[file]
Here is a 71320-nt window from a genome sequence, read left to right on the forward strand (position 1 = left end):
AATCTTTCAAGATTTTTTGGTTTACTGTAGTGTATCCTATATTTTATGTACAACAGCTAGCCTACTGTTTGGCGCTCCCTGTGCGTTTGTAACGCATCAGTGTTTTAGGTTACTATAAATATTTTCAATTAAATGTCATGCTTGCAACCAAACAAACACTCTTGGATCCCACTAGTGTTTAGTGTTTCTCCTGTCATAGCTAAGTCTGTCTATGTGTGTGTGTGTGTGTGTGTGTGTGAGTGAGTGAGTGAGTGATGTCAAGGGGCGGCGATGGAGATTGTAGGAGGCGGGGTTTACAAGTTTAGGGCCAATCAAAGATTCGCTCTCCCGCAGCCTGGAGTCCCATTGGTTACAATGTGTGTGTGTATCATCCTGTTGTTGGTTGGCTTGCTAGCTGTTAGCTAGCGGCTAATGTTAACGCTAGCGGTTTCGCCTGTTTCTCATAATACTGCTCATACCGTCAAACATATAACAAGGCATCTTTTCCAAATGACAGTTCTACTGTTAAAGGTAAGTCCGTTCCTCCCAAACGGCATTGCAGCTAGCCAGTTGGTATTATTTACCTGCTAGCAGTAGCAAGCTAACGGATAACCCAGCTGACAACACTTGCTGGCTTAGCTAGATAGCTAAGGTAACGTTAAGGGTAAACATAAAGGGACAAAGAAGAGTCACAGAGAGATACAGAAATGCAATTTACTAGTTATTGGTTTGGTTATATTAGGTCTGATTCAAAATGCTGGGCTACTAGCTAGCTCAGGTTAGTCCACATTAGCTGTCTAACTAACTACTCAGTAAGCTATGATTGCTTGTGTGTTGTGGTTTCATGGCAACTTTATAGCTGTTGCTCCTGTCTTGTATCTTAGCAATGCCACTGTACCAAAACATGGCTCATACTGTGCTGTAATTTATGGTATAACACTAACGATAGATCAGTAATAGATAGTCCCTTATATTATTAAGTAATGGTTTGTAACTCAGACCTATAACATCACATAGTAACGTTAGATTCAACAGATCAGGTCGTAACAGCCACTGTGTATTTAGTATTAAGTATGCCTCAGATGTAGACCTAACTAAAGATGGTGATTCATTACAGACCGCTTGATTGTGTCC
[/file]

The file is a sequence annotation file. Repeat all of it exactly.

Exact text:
Here is a 71320-nt window from a genome sequence, read left to right on the forward strand (position 1 = left end):
AATCTTTCAAGATTTTTTGGTTTACTGTAGTGTATCCTATATTTTATGTACAACAGCTAGCCTACTGTTTGGCGCTCCCTGTGCGTTTGTAACGCATCAGTGTTTTAGGTTACTATAAATATTTTCAATTAAATGTCATGCTTGCAACCAAACAAACACTCTTGGATCCCACTAGTGTTTAGTGTTTCTCCTGTCATAGCTAAGTCTGTCTATGTGTGTGTGTGTGTGTGTGTGTGTGAGTGAGTGAGTGAGTGATGTCAAGGGGCGGCGATGGAGATTGTAGGAGGCGGGGTTTACAAGTTTAGGGCCAATCAAAGATTCGCTCTCCCGCAGCCTGGAGTCCCATTGGTTACAATGTGTGTGTGTATCATCCTGTTGTTGGTTGGCTTGCTAGCTGTTAGCTAGCGGCTAATGTTAACGCTAGCGGTTTCGCCTGTTTCTCATAATACTGCTCATACCGTCAAACATATAACAAGGCATCTTTTCCAAATGACAGTTCTACTGTTAAAGGTAAGTCCGTTCCTCCCAAACGGCATTGCAGCTAGCCAGTTGGTATTATTTACCTGCTAGCAGTAGCAAGCTAACGGATAACCCAGCTGACAACACTTGCTGGCTTAGCTAGATAGCTAAGGTAACGTTAAGGGTAAACATAAAGGGACAAAGAAGAGTCACAGAGAGATACAGAAATGCAATTTACTAGTTATTGGTTTGGTTATATTAGGTCTGATTCAAAATGCTGGGCTACTAGCTAGCTCAGGTTAGTCCACATTAGCTGTCTAACTAACTACTCAGTAAGCTATGATTGCTTGTGTGTTGTGGTTTCATGGCAACTTTATAGCTGTTGCTCCTGTCTTGTATCTTAGCAATGCCACTGTACCAAAACATGGCTCATACTGTGCTGTAATTTATGGTATAACACTAACGATAGATCAGTAATAGATAGTCCCTTATATTATTAAGTAATGGTTTGTAACTCAGACCTATAACATCACATAGTAACGTTAGATTCAACAGATCAGGTCGTAACAGCCACTGTGTATTTAGTATTAAGTATGCCTCAGATGTAGACCTAACTAAAGATGGTGATTCATTACAGACCGCTTGATTGTGTCC